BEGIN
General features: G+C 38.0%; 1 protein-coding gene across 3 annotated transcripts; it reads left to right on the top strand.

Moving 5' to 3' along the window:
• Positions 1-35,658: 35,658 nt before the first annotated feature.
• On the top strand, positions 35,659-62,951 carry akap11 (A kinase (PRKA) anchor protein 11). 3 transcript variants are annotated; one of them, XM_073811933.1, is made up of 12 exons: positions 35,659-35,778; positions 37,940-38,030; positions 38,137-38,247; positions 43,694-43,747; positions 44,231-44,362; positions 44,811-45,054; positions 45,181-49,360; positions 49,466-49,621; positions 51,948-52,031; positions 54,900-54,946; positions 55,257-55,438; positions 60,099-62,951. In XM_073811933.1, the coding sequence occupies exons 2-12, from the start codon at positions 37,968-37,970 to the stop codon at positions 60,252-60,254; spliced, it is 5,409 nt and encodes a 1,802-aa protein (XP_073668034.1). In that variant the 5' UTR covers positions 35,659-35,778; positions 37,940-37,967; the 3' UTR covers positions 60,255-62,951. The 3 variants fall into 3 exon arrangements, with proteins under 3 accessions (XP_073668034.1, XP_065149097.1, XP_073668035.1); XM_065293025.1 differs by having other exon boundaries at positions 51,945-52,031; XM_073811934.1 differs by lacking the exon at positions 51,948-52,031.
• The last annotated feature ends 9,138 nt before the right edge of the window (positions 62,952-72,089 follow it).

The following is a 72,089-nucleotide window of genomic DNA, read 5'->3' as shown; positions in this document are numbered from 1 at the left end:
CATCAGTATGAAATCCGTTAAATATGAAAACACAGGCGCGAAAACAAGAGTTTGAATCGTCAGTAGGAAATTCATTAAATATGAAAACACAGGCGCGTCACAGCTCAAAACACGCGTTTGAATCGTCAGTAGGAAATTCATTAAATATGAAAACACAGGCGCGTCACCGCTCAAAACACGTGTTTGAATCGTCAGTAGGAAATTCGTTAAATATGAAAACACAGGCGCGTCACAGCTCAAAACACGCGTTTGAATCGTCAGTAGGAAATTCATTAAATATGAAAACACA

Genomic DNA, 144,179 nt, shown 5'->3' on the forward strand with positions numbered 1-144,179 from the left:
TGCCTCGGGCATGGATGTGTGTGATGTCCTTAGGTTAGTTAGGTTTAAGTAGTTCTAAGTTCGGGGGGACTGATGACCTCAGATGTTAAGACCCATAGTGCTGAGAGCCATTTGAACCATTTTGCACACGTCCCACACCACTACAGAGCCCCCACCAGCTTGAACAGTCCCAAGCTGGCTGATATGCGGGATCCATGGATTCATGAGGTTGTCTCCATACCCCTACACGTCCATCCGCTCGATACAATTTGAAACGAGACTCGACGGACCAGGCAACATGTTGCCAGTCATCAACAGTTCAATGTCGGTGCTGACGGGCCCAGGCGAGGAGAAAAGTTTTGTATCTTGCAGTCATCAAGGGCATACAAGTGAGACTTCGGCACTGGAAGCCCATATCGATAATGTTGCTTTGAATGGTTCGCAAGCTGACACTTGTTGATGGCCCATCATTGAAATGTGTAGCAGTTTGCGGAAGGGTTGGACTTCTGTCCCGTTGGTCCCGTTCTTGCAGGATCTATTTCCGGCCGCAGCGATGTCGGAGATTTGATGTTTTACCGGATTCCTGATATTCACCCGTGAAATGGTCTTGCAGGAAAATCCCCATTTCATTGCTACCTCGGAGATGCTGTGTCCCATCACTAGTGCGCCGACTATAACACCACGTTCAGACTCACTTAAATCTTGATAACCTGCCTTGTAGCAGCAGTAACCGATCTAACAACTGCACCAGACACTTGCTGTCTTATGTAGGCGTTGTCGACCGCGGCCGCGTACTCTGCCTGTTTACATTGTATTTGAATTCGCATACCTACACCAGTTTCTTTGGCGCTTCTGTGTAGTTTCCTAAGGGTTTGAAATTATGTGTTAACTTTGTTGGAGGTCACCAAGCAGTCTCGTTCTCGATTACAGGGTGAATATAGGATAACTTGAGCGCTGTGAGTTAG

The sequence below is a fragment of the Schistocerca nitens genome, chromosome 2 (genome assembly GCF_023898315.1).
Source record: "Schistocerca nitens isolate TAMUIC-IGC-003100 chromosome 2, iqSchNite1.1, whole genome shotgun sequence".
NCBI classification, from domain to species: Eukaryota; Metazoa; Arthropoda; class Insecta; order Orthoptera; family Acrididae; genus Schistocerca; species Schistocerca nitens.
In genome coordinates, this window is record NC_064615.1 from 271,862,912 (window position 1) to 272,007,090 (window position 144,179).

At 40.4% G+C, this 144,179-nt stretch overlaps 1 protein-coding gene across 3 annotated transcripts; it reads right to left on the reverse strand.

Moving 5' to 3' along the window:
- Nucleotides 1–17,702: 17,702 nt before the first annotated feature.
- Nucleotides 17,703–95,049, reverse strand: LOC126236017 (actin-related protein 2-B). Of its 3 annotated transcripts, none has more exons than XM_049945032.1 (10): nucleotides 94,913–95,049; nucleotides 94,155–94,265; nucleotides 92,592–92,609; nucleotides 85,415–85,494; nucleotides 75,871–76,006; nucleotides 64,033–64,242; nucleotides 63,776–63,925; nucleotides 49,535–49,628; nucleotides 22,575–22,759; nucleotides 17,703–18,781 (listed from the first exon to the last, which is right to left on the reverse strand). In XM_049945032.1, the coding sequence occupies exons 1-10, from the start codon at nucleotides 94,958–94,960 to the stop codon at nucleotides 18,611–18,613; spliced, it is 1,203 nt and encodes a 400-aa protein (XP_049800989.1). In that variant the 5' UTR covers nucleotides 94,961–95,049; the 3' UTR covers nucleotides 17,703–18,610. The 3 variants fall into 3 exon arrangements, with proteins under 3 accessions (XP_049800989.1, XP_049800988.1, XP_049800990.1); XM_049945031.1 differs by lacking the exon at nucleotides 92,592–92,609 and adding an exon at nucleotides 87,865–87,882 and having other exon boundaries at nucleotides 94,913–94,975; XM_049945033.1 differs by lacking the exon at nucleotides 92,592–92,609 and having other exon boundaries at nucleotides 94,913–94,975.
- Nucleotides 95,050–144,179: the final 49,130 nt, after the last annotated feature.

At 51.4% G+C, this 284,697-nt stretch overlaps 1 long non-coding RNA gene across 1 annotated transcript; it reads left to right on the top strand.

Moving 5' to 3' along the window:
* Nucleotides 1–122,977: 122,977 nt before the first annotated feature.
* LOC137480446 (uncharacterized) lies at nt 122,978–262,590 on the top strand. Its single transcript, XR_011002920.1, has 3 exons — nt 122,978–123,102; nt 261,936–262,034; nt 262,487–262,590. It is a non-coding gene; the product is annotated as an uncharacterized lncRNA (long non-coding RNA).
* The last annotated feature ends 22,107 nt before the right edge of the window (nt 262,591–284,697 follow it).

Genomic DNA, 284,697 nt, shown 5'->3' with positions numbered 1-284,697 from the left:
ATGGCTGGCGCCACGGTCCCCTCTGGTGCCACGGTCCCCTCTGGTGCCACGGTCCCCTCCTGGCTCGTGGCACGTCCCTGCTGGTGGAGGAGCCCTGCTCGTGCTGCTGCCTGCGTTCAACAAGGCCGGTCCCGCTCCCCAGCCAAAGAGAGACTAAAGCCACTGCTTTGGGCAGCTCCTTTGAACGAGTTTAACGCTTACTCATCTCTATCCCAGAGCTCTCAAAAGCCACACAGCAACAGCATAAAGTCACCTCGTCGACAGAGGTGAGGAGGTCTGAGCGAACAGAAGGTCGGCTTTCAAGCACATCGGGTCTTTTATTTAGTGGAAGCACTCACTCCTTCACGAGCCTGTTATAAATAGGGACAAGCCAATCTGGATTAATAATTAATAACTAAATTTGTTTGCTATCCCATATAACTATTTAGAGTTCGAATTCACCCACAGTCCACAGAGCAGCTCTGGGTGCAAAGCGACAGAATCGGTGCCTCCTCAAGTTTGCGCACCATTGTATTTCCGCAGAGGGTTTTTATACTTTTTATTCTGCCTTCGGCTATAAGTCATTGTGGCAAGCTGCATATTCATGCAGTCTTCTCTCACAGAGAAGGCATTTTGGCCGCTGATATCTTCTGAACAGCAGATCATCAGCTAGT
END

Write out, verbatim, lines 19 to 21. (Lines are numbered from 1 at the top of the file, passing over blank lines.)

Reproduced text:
At 51.4% G+C, this 284,697-nt stretch overlaps 1 long non-coding RNA gene across 1 annotated transcript; it reads left to right on the top strand.

Moving 5' to 3' along the window:
* Nucleotides 1–122,977: 122,977 nt before the first annotated feature.